• So sometimes they are not equal because something beats them up. I have a 4 frame over 4 nuc that was doing fine. But now it seems they were robbed out. Down to 3 frames – no stores – no brood. Also a lot of half bee bodies laying on the bottom board. Yellow jackets? No mice nests in there. Bummer.

    I plan to feed them and give them a chance but am not too confident I can get these girls to recover and survive the winter. Luckily they are still queen right. Any suggestions? I have 4 other hives that are strong so they will not benefit from merging these bees in.

    • Herb,

      I was careful to say that I wasn’t talking about colonies that are in trouble. “Understand that I when I say “different,” I don’t mean failing. I don’t mean sick. I’m referring to colonies that are healthy but—for whatever reason—are just not the same as the others.”

      All you can do is keep feeding them. If you have a lot of trouble with robbing and yellowjackets, consider leaving your robbing screens on year-round.

  • Small colonies seem to be less vulnerable to winter losses from varroa. Less brood = less brood for varroa to reproduce in.

  • Thanks for this, I have a hive that does not behave ‘properly’ and while I just love that it ticks all my boxes, it annoys me that I am not believed when I tell people about it.

    I see people talking about breeding better bees, but I seldom see them saying to breed from their odd bees.

  • Speaking of colonies that don’t behave as you expect them to… One of mine sent me into a minor panic. First off, this colony (#1), and this one only, decides to up and move the brood nest to the other end of the hive, away from the entrance. A few scattered capped brood where the brood nest had been and the queen with a small, dense cluster of young brood/eggs at the other end (Top Bar Hives). I never had this happen so abruptly – usually the brood nest just gradually shifts this way or that over the months. This was odd, but not really worrisome. The worry came next inspection when I found what seemed to be remnants of three capped queen cells near that new brood nest. October in SW VA (USA) is not the time for your bees to decide to requeen, or swarm. It’s going into the cold period and few drones are around. They still had the marked queen however and the empty queen cells seemed to be mostly opened from the side which I’ve been told means that the virgin queens were killed vs. emerging on their own. Next inspection, there were two more queen cells, capped and ready to emerge. No young brood/eggs, didn’t see the marked queen.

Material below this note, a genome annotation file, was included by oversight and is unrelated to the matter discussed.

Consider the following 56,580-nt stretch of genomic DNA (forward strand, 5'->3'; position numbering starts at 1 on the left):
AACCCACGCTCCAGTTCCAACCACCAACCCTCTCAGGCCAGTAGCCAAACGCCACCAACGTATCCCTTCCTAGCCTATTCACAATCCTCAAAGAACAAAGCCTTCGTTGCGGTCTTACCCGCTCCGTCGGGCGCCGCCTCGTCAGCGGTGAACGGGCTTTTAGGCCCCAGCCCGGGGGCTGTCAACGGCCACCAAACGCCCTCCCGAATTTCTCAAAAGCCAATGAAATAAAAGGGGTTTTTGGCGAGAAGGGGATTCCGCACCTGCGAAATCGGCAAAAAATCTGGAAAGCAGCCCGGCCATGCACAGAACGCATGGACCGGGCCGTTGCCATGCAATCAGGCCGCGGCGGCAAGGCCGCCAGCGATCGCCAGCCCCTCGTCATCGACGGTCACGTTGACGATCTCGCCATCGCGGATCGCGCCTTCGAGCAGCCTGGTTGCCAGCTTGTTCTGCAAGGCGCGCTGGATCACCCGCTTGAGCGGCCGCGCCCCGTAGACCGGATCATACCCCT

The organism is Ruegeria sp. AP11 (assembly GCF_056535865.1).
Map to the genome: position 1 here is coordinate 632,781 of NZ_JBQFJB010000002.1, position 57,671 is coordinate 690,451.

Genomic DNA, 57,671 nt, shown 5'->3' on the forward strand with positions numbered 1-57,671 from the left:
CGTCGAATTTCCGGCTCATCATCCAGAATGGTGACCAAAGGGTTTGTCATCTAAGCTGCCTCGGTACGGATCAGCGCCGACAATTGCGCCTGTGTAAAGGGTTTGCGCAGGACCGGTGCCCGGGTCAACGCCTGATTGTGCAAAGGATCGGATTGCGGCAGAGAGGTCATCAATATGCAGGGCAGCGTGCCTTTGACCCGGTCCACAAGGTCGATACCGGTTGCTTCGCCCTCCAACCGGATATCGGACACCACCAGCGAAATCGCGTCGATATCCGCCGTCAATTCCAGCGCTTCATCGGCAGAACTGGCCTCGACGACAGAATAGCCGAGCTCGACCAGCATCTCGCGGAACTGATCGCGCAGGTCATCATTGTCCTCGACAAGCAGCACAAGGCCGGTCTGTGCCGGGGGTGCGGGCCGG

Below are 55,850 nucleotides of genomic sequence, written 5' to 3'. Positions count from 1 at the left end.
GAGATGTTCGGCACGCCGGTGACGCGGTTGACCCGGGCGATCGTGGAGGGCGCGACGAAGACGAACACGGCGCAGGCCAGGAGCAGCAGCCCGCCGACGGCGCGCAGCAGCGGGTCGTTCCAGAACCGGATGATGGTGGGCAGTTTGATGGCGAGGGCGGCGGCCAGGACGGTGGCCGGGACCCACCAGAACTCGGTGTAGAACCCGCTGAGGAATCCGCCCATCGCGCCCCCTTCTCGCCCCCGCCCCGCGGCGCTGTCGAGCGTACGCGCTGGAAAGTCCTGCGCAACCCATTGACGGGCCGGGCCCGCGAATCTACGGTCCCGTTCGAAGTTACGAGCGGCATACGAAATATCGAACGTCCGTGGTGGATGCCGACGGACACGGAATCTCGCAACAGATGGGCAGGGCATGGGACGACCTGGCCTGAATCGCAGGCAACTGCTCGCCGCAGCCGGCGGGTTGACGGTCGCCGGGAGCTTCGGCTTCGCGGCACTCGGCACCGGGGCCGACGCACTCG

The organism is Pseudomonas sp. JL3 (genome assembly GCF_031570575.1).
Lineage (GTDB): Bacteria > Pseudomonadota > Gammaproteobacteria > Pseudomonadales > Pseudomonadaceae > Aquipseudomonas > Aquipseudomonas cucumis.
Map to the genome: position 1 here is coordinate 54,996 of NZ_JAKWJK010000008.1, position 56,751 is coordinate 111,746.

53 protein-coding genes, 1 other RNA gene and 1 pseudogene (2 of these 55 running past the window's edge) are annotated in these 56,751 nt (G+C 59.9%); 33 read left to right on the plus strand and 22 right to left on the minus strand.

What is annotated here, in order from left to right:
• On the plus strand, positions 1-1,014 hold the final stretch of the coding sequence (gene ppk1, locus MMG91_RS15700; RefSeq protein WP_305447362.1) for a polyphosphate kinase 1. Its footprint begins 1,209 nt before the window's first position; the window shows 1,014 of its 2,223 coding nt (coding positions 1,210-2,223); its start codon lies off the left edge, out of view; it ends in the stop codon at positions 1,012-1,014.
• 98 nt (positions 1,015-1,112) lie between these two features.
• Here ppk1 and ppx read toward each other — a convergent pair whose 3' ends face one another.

So, great. Old queen likely dead or left, new queen not likely to find mates, probably going to have to split this colony and merge it with a couple others. Lovely. And it was one of my strongest colonies too. So, next inspection, it’s cloudy, rained recently, 50*F, bees are cranky, but I’ve just got to find out the status of this colony, if no one else. Fourth comb in from the entrance, I find the marked queen and young brood. I close up the hive, breathe a prayer of thanksgiving, and decide for the nth time that my bees don’t read the same books I do and wish to drive me nuts.

    What’s really weird is that last year, in a different colony (#2), that queen also wasn’t replaced, even though in that case it was prime swarm season and it seemed all set to go. Multiple capped queen cells, drone brood buildup, plenty of storage and capped brood. And then all the queen cells were empty, most from holes in the side, and the marked queen was still there, doing her thing. I still have her – this was her third year. Now these two queens are related, sort of. #2 is the grandniece of #1 according to my split/swarm records. There are other colonies with the same ancestry, but all of those queens are new this year due to splits or swarms. Maybe I’ll see this again if one of the others stays through her second year?

  • Hi Rusty,

    My bees swarmed last Jun. Most prob I’ve missed a hidden queen cell during inspection. The hive had 60-70,000. As a new beekeeper what intrigues me is how does each individual worker know whether she is staying or joining the swarm. Many thanks for your most enlightening articles.


  • I know this is an older post but thought it was the closest to what I’m asking. My small apiary died out and I started new this year at the end of April with two purchased nucs which are doing fine and as expected from my prior purchase and splitting experience.

    I caught a football-sized swarm about a week before I picked up my two nucs. The swarm was placed in a 10 frame deep with brand new foundation, no drawn comb except for one medium frame of frozen honey and comb rubber banded into a deep frame. A feeder was placed on top. Long story short this colony is a dream come true. It now has two deeps full of brood and stores. I placed a honey super (for winter feed only) on it six days ago and the frames are already fully or partially drawn out. I’m still feeding syrup because despite sitting in the middle of 35 acres of white clover, black locust and fruit trees, etc they are still emptying the feeders in about five days. I’ve never had a hive like this.

    I didn’t want to split due to it being their first year with me and have not found any queen cells at all. What’s the best management for this bunch? Do I keep feeding and adding honey supers to use for winter feed? I’ve read about fall splits but don’t want to jeopardize them by doing something wrong. I’m inclined to wait on them hand and foot and hope they stay here. Any advice regarding this industrious bunch is appreciated.

    • Sue,

      I don’t think you should feed them during a nectar flow. Like lots of creatures, honey bees are lazy and will store sugar syrup rather than nectar since it’s easier. During the winter, they need the nutrients that are found in nectar and honey. Those nutrients are not found in sugar, so it’s better that they store nectar now while they can get it.